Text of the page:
Money Challenges

Try these money challenges to become a money master.

No one becomes a money master by accident. It takes a lot of trial and error, dedication, and discipline to become master of your financial domain. Whether your goal is to reduce debt or increase savings, there are a number of simple strategies that can help you improve your financial situation. Creativity, smart planning, and consistency are keys to financial health—but sometimes, more drastic steps can pay off in dividends.

If you’re ready to take charge of your finances and make big changes, consider taking one of these money challenges to motivate you in the right direction.

1. The Spending Freeze: Spending freezes aren’t just reserved for corporations (or governments) in crisis—they can be an effective strategy for anyone who needs to adhere to a budget and save some cash. Can you go 30 days without spending? Try implementing a 30-day spending freeze and see how much extra money you have left in the bank at the end of the month. Here’s how it works:

  • Establish ground rules at the beginning of the month. You likely have non-negotiable expenses each month, so the spending freeze won’t apply to those. This is for anything above and beyond the basics.
  • Create a grocery list and menu for the month and set aside the cash you will need for groceries.
  • Determine what your non-negotiable expenses are at the beginning of the month (gas, train fare, etc.) and budget those in.
  • Hide your checkbook and credit cards and set out to enjoy a month free from spending.

A spending freeze separates the wants from the needs. For 30 days, can you refrain from lattes, movies, snacks, clothes, or anything else that catches your eye? By the end of the month you’ll not only have more money in the bank, you’ll gain an awareness of your “spending leaks”—all of those places where you spend money, but don’t really need to. Who knows—you may even decide to sign on for 30 more days of freedom.

2. The Grocery Challenge: Could you eat home-cooked meals for 30 days? Do so and you may just end the month healthier and wealthier. Here’s the challenge:

  • Create a menu and corresponding grocery list for the month.
  • Determine your grocery budget for the month. How much do you really spend on groceries? Can you reduce it by 10 percent?
  • Withdraw your grocery budget in cash from the bank and divide it among four envelopes.
  • Each week, take one envelope to the grocery store. Limit your purchases to what you can buy with the cash in the envelope.
  • Enjoy a month of meals at home. Get creative! Resist the temptation to resort to takeout or a restaurant.

The crux of this challenge is to cook with what you have on hand rather than running to the grocery store for missing—or extra—ingredients. You’d be surprised at how much those impulse grocery purchases cost you—both in dollars and calories. The most fun part of the grocery challenge—tallying up how much extra money you have saved at the end of the month.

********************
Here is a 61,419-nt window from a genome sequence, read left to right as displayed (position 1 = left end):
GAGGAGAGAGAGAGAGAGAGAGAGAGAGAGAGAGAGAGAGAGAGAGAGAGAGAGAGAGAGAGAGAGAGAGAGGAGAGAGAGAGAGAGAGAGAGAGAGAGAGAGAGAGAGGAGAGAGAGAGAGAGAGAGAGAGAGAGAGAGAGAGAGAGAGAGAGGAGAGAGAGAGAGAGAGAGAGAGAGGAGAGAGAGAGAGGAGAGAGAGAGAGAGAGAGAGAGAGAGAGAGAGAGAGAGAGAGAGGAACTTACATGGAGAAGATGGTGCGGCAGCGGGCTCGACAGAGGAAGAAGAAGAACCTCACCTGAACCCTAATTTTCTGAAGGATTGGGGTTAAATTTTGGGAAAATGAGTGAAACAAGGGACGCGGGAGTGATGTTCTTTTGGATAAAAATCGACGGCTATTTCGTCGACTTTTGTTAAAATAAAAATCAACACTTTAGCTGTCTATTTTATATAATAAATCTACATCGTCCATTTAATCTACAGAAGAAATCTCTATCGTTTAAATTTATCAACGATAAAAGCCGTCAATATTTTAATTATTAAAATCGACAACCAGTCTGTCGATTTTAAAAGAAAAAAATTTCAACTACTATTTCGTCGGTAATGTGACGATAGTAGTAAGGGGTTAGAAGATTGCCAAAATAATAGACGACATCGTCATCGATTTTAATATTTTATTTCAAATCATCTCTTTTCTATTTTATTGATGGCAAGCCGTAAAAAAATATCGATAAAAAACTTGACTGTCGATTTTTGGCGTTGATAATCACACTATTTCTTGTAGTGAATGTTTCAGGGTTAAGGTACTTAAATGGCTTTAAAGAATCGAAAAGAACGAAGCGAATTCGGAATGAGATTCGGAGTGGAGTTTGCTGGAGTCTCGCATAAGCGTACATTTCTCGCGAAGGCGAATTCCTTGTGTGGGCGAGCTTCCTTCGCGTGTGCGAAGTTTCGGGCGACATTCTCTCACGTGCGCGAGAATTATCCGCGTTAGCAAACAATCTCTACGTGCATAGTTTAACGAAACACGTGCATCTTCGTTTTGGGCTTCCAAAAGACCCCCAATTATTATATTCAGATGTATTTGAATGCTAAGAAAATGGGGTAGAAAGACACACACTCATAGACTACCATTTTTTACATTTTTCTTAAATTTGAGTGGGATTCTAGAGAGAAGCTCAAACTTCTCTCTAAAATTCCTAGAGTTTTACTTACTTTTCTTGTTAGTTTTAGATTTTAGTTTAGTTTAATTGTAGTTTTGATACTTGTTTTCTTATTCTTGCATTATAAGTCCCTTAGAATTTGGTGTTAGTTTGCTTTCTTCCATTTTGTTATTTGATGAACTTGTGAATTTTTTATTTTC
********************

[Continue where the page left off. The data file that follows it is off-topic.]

3. The Mortgage Challenge: Want to pay down your mortgage faster so you can own your home outright sooner? It’s not as far-fetched as it sounds. Here’s how:

  • Do the math. Take a look at your budget and determine how much extra you can afford to direct toward your mortgage each month.
  • Consider increasing your income. If you can’t spare any extra, can you find ways to increase your income each month with the goal of directing the extra money toward your mortgage? Get creative—take on odd jobs, sell extra belongings that are collecting dust, or ask for a raise.
  • Set the goal and hold yourself to it. If you have decided to direct $500 extra to your mortgage each month, create an automatic payment so you won’t be tempted to spend the money elsewhere.

The mortgage challenge is a big one because it requires you to make big and permanent adjustments to your spending habits and goals—but the payoff is huge. If you pay off your home five years early, you’re five years closer to financial freedom and retirement. This is one challenge that requires you to dig deep and prioritize.

4. The Monthly-Bill Challenge: Recurring expenses can add up quickly and they’re usually not on our radar. Slash your monthly bills for extra savings that last all year long. Here’s the challenge:

  • Make a list of all of your monthly expenses.
  • Shop for lower rates anywhere you can—insurance, cable, Internet, cell phone, etc.
  • Make sacrifices. Where can you trim features or downgrade? Do you really need an unlimited text messaging or data plan? Do you need 500 TV channels? Reduce the extras for added savings.
  • Give up. Can you one thing up entirely? For example, if you gave up television, you would save both money and time—and you might find that you spent that time on healthier endeavors, such as exercise.
  • Compromise. How much is your commute costing you? Would taking the bus or riding your bike one day a week offer significant savings? What about two days a week?

The monthly bill challenge inevitably leads to lasting change—for your behavior and your wallet. It forces you to streamline your spending. The bonus—your savings accumulates over time.

Which challenge will you take? Join us on Facebook to share your experience. What better way to stay motivated than to join like-minded money masters in the journey?